Cahokia Mounds
by Jack Corbett

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If you live within twenty miles of Cahokia Mounds which is just five miles from Saint Louis, chances are you have never been here, yet people from all over the world travel far to study what had been in 1250 AD the center of civilization for the American continent believed by many scholars to have had 20,000 residents making it more populous than either London or Paris. At its center is what is now called Monkís Mound, the largest prehistoric monument of the  Americas North of Mexico, now as it was then 100 feet tall and 15 acres around its base. But those are mere numbers practically devoid of meaning, for they cannot convey even a hint of what itís like to climb up to the top of Monkís Mound, especially at night, to take in both the silence and the magnitude of what this lofty vantage point meant either then or today. The view, all three hundred and sixty degrees of it is breathtaking, but itís the feeling you get deep inside thatís almost haunting as comprehension dawns on what all this meant to those who lived here so many centuries ago.

At the top of Monkís Mound lived the Great Sun who was the supreme ruler over his 20,000 subjects  at Cahokia holding over them the complete power of life and death. But this 20,000 doesnít even count all the satellite communities that tied into this great metropolis that had once been the center of the Mississippian Civilization. Over a hundred mounds  existed near the Great Mound. Some were used upon which the residences of the rich and powerful were built. Others were burial mounds while still others were used for ceremonial purposes. Underneath mound number 72, which now is barely six feet tall, archaeologists found a number of bodies of both young women and men presumed to have been warriors who had their hands cut off.  No one knows why they and most likely many others had been killed but one theory was that they had all been sacrificed to commemorate the death of someone rich and famous, perhaps the Great Sun himself.

I remember as a young boy riding my horse up a mound that was perhaps twenty feet tall out in the middle of a field, not once but many times. Dad had always called it an Indian Mound. No doubt it was just one of many mounds around which an entire community had based itself that owed its allegiance to the Great Sun over in Cahokia. This one was thirty-five miles away. But throughout what is now the Central U.S., particularly along the Mississippi and Ohio Rivers mounds have been found all of which are now loosely defined as being part of this Mississippian Indian civilization centered in Cahokia. Throughout this entire region a large amount of trade took place, much of it flowing up and down the rivers. But if one thinks of all this as a benign civilization of peace loving prehistoric farmers just keep in mind all those human sacrifices.

Think also of the power of the state that established the center of government control in Cahokia itself that could compel its citizens to build all those mounds out of dirt, all by hand, basket by basket. Most of the mounds here have been destroyed by farmers plowing their fields, but just try to calculate how many baskets of earth it would have taken to build Monks Mound itself, all fifteen acres of it around its base, never mind the fact that itís a hundred feet high. It took over two hundred years to do it with the entire project being completed in stages. And when it was finished the Great Sun had his great house built at the top where he could live close to the sun while gazing at the city state that had been built beneath him. It took discipline to accomplish all of that and to build the stockade around the Great Mound itself let alone all the lesser mounds around it. And in order to enforce that kind of discipline for so long it would have taken an army of well trained men that would have been large and powerful enough so as to make an attack on Cahokia itself to be unthinkable by any rival, be it a tribe, group of tribes far from Cahokia or an uprising from within.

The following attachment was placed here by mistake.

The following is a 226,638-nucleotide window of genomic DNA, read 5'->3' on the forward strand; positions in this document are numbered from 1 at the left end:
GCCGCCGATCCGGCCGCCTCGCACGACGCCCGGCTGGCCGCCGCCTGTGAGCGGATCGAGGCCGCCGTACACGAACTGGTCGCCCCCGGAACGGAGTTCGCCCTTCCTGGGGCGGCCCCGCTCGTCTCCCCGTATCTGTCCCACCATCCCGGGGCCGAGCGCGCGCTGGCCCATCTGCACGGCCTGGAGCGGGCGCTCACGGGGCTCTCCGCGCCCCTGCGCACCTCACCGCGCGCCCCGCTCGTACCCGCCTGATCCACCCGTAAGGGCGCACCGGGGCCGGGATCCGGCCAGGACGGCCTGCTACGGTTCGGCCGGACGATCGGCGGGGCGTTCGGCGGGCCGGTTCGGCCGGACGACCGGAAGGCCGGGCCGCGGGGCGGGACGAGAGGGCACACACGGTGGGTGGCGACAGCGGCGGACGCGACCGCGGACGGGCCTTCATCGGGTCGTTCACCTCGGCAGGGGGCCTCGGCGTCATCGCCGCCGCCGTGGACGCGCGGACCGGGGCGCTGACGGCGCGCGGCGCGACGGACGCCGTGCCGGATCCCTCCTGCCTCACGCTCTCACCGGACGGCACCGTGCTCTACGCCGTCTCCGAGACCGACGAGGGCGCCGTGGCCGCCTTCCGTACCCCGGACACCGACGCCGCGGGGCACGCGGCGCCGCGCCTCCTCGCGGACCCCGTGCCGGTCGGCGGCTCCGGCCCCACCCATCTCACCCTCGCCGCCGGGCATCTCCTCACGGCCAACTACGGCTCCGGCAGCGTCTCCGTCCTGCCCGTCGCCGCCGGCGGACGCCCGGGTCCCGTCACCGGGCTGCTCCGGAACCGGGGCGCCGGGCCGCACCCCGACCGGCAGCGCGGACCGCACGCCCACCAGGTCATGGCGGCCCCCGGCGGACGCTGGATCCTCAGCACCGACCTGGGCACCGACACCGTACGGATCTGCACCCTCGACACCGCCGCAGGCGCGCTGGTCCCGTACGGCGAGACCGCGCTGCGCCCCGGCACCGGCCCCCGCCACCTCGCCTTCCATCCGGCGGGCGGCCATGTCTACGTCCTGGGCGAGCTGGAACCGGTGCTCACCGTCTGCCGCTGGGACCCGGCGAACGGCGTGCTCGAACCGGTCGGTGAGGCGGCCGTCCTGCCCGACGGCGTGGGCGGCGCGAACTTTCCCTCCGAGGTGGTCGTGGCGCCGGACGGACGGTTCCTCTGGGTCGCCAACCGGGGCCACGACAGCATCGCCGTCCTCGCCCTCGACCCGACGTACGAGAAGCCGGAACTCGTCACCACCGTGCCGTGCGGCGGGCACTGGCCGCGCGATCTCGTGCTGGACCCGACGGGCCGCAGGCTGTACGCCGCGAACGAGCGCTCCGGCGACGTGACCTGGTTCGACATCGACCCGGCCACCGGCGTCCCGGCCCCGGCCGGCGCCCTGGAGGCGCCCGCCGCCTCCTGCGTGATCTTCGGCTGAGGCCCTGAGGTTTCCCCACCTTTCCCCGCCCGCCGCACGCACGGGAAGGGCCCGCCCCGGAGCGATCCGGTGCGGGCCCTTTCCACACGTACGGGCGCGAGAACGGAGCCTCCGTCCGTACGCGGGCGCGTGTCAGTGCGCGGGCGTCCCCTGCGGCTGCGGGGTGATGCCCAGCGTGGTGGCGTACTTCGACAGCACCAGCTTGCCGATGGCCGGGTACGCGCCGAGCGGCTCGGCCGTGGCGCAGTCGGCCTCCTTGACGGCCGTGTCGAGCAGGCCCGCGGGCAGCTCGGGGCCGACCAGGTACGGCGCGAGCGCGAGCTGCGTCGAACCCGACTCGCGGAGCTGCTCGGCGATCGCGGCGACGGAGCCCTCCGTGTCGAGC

I am going to keep this article short since Iím far from being an expert on Cahokia or the Mississippian civilization. For those who want to go on and do further research I urge you to go there by all means and to visit the Cahokia Mounds web site   I can also recommend an excellent novel, ďPeople of the RiverĒ by W. Michael Gear and Kathleen OíNeal Gear which I believe gives a sense of what it might have been like to live at that time under the iron fist rule of the Great Sun and his overlords and the fear that must have existed in the hearts of all those who dared to disobey.

This was one of my favorite places in the Saint Louis area and itís one I will always go back to. I used to run up and down the concrete steps leading up to the top of the Great Mound, usually four times for four hundred vertical feet of step jogging and then Iíd do a two mile run through the park where Iíd often see up to eighty deer at a time. It was a place where Iíd go to do a lot of thinking both about how things were then and how they are today. And it was a place Iíd often go to view the fourth of July fireworks near the St. Louis arch six miles away as well as the fireworks being set off throughout the entire area. There was never any traffic on the way back to my apartment which was just four miles from the Great Mound for I lived so close by that I would come here several times a week. Iíd often take a date, who was usually one of the areaís night club entertainers to the top of the Great Mound early in the morning after many of the night clubs had closed which completed the tie in between Jack Corbett photographer and writer of the adult entertainment world and one whose interest in History never quits.

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